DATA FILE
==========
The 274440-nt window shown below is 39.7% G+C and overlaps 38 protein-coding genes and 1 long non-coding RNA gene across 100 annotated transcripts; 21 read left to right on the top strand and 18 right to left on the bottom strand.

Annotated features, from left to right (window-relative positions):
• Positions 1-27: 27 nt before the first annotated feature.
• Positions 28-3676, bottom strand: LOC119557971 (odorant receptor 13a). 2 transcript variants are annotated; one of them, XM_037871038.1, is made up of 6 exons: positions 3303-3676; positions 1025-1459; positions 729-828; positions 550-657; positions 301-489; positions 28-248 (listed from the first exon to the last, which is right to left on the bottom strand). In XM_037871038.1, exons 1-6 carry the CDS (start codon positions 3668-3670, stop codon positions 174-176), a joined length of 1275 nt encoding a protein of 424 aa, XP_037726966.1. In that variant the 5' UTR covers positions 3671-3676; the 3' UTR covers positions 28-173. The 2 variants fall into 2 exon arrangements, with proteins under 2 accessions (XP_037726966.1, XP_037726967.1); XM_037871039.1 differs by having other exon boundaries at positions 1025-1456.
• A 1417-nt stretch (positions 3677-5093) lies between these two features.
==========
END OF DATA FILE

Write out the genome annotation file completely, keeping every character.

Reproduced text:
The 274440-nt window shown below is 39.7% G+C and overlaps 38 protein-coding genes and 1 long non-coding RNA gene across 100 annotated transcripts; 21 read left to right on the top strand and 18 right to left on the bottom strand.

Annotated features, from left to right (window-relative positions):
• Positions 1-27: 27 nt before the first annotated feature.
• Positions 28-3676, bottom strand: LOC119557971 (odorant receptor 13a). 2 transcript variants are annotated; one of them, XM_037871038.1, is made up of 6 exons: positions 3303-3676; positions 1025-1459; positions 729-828; positions 550-657; positions 301-489; positions 28-248 (listed from the first exon to the last, which is right to left on the bottom strand). In XM_037871038.1, exons 1-6 carry the CDS (start codon positions 3668-3670, stop codon positions 174-176), a joined length of 1275 nt encoding a protein of 424 aa, XP_037726966.1. In that variant the 5' UTR covers positions 3671-3676; the 3' UTR covers positions 28-173. The 2 variants fall into 2 exon arrangements, with proteins under 2 accessions (XP_037726966.1, XP_037726967.1); XM_037871039.1 differs by having other exon boundaries at positions 1025-1456.
• A 1417-nt stretch (positions 3677-5093) lies between these two features.